January 30, 2020
Former Birkes Elementary School students, from left, Julie Megason, Laura Ford, Arame Cisse, Gabrielle Byrne and Joie Phan completed Girl Scout service projects over the holiday break to complete their Silver Award. Now eighth grade students at Aragon, Labay and Spillane middle schools, the five redid the Birkes’ blacktop, repainting a faded map of the United States to go with painting four square and hopscotch areas, lanes under the basketball goals and a doghouse that doubles as a multiplication table.
Jan. 30, 2019—Five former Birkes Elementary School students completed Girl Scout service projects over the holiday break, helping each earn their Silver Award while also giving back to their former campus.
Eighth grade students Gabrielle Byrne (Laby Middle School), Arame Cisse (Labay), Laura Ford (Aragon Middle School), Julie Megason (Spillane Middle School) and Joie Phan (Spillane) gave the Birkes’ blacktop a makeover for their service projects, repainting a faded map of the United States while painting four square and hopscotch areas, lanes under the basketball goals and a doghouse that doubles as a multiplication table.
Birkes Elementary School students play during recess. Five former Birkes students repainted the blacktop as Girl Scout service projects. In addition, the scouts donated new four square balls, basketball, hopscotch bean bags and sidewalk chalk.
In addition, the members of Troop 16462 donated new four square balls, basketballs, hopscotch bean bags and sidewalk chalk.
“When I came to America, I didn’t speak any English and Birkes was the first elementary school that I went to,” said Cisse, who completed the two-color hopscotch areas. “I felt so welcomed there and it holds a special place in my heart. I had the chance to go back and make others feel special and happy when they’re at recess.”
The Gold, Silver and Bronze awards are designated as the highest awards in Girl Scouts. The Silver Award is available for scouts in the sixth, seventh and eighth grades, with eligible candidates taking action on issues and creating positive changes in their communities. Members team together to experience a Girl Scout Journey, which includes creating, planning and executing a sustainable Take Action Project.
Labay Middle School eighth grade student Arame Cisse smiles in front of one of the hopscotch areas she repainted at Birkes Elementary School.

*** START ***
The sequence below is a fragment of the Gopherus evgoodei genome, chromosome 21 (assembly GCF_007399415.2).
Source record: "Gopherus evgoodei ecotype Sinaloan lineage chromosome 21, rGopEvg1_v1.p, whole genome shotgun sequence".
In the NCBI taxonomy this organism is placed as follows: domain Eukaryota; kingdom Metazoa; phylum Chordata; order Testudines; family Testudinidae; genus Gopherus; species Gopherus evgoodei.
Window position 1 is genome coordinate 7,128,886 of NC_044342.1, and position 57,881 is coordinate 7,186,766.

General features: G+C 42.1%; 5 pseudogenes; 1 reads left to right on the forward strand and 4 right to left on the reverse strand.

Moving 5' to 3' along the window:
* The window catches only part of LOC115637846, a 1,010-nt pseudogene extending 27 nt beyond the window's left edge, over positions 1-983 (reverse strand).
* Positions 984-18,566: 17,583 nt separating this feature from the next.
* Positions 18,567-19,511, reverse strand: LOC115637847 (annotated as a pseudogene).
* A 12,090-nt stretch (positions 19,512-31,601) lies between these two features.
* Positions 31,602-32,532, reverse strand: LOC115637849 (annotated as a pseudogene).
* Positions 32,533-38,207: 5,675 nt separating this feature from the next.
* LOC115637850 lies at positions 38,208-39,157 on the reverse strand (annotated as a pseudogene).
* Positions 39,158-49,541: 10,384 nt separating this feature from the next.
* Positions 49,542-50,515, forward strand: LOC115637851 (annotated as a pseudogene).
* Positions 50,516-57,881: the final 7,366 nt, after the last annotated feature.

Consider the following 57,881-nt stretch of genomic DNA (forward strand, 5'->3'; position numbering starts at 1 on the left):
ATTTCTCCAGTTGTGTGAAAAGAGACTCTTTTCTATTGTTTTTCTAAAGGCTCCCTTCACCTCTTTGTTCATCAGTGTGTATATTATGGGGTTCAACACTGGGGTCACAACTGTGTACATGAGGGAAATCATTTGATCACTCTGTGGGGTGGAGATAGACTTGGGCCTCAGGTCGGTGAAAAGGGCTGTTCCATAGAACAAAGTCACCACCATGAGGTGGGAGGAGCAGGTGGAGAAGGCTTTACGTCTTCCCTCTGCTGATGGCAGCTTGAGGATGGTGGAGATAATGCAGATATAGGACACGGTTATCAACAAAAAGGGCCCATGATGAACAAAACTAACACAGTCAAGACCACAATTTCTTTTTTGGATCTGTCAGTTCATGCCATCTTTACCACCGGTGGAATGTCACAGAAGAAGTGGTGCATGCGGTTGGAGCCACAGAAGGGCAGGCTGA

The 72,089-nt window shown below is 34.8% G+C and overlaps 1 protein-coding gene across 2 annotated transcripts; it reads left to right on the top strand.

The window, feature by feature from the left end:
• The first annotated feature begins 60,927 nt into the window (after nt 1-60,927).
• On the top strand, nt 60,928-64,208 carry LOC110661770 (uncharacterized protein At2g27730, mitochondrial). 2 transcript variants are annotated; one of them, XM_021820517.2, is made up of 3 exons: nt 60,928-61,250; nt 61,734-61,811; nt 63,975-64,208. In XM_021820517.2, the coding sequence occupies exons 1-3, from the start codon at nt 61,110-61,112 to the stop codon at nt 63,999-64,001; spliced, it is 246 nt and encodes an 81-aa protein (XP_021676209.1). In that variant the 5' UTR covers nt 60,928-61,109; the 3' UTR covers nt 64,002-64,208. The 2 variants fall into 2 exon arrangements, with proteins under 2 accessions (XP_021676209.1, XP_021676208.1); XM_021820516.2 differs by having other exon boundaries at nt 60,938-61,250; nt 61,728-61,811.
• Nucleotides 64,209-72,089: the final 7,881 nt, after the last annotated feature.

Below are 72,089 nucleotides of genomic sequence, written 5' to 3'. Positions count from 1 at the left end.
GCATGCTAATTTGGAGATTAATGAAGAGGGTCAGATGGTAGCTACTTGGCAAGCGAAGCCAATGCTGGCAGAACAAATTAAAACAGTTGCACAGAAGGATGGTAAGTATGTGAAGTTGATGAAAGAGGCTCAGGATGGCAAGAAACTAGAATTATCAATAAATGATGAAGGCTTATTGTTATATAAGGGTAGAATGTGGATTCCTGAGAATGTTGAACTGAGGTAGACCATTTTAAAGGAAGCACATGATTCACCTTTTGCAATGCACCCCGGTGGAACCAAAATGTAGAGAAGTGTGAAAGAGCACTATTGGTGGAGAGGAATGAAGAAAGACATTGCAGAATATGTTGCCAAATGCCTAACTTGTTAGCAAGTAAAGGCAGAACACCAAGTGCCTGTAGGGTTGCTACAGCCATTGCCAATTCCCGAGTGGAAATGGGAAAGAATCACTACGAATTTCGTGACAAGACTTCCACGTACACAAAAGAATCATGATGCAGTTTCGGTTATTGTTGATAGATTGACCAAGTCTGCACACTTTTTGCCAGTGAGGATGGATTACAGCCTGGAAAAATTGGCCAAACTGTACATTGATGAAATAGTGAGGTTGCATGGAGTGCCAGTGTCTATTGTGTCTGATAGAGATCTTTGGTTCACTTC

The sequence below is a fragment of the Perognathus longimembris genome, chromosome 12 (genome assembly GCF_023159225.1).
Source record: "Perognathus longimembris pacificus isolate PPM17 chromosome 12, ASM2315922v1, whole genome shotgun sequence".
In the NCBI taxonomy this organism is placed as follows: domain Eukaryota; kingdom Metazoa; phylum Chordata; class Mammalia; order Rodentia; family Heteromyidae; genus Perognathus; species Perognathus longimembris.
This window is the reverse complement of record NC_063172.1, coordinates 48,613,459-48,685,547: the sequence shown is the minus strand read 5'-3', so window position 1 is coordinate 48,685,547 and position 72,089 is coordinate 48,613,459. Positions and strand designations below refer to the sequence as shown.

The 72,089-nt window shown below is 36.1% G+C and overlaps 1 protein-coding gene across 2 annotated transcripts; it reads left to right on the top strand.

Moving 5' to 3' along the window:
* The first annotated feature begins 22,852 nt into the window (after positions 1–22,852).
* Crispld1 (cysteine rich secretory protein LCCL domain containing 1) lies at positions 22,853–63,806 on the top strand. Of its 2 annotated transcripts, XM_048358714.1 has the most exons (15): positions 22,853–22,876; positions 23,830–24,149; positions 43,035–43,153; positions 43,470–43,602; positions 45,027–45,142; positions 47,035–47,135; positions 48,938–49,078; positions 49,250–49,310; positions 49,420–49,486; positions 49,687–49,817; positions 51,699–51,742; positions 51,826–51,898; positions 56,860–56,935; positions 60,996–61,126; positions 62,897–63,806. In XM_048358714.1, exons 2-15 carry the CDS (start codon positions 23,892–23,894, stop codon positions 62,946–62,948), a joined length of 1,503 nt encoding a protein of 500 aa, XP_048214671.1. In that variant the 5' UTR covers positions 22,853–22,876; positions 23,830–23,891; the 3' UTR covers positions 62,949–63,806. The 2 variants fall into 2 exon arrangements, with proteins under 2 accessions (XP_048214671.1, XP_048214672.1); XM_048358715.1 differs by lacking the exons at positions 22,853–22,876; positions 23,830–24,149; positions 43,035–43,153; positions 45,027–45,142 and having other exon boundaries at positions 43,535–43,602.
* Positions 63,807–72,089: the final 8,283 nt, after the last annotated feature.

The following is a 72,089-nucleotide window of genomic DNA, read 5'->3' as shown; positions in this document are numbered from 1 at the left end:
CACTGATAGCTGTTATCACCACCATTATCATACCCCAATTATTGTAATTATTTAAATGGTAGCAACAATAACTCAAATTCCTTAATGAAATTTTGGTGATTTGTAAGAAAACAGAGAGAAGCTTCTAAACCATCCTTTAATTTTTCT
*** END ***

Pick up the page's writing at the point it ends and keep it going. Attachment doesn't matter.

The makeover idea came during a camping trip as the scouts reflected on their time at Birkes.
“We were bonding and reminiscing about our time there,” said Megason, who completed the doghouse. “We talked about how the hardtop, which is what we painted, was kind of faded even when we were there. When we got back, we drove by it and realized that we could redo it for our Silver Awards.”
The scouts made a presentation of their projects to present to campus leaders and staff, who quickly jumped on board. The doghouse–Birkes’ mascot is a bulldog–even serves another need, as the house doubles as a large multiplication table.
Labay Middle School eighth grade student Gabrielle Byrne poses on the United State maps she repainted at Birkes Elementary School.
Scheduling became the biggest hurdle, pushing back the timeframe from the summer to the two-week holiday break in December and January. Scouts worked through the cold weather and worked on both Christmas Eve and New Year’s Eve.
“What’s cool is they were saying they can go back in years and show their kids,” said Judy Megason, Julie’s mother, Troop 16462 leader and sponsor to all five service projects. “They worked so hard and it was really special.”
Aragon Middle School eighth grade student Laura Ford poses on one of the basketball areas she repainted at Birkes Elementary School.
Each scout put in approximately 50 hours of planning and executing her respective project. As a bonus, they added the equipment to make the surprise even more special for Birkes students returning to school on Jan. 6.
“It was like Christmas for the students,” Birkes Principal Stacie Everson said. “Giving back to the school that they came from is just a huge piece of building that well-rounded student. Not only were they excited to do it for their school, but it just shows their heart and how they’ve flourished into these wonderful young ladies and servant leaders.”
Current Birkes students have already made good use of their updated recess area. The projects will be sustainable as plans are already in place for the scouts to return if paint cracks or any area needs to be retouched.
Spillane Middle School eighth grade student Julie Megason poses on the doghouse she painted at Birkes Elementary School. The doghouse also doubles as a multiplication table.
Scouts has helped the five eighth graders remain close despite attending three different middle schools. Some have been together since kindergarten at Birkes.
“It made me so happy because I remember when I was there,” Julie Megason said. “There was an older girl scout troop that did another project and I was so excited and thought that one day, ‘I’m going to be that girl that gets to do something for the school.’ Now, we are.”
Spillane Middle School eighth grade student Joie Phan poses on one of the four square areas she repainted at Birkes Elementary School.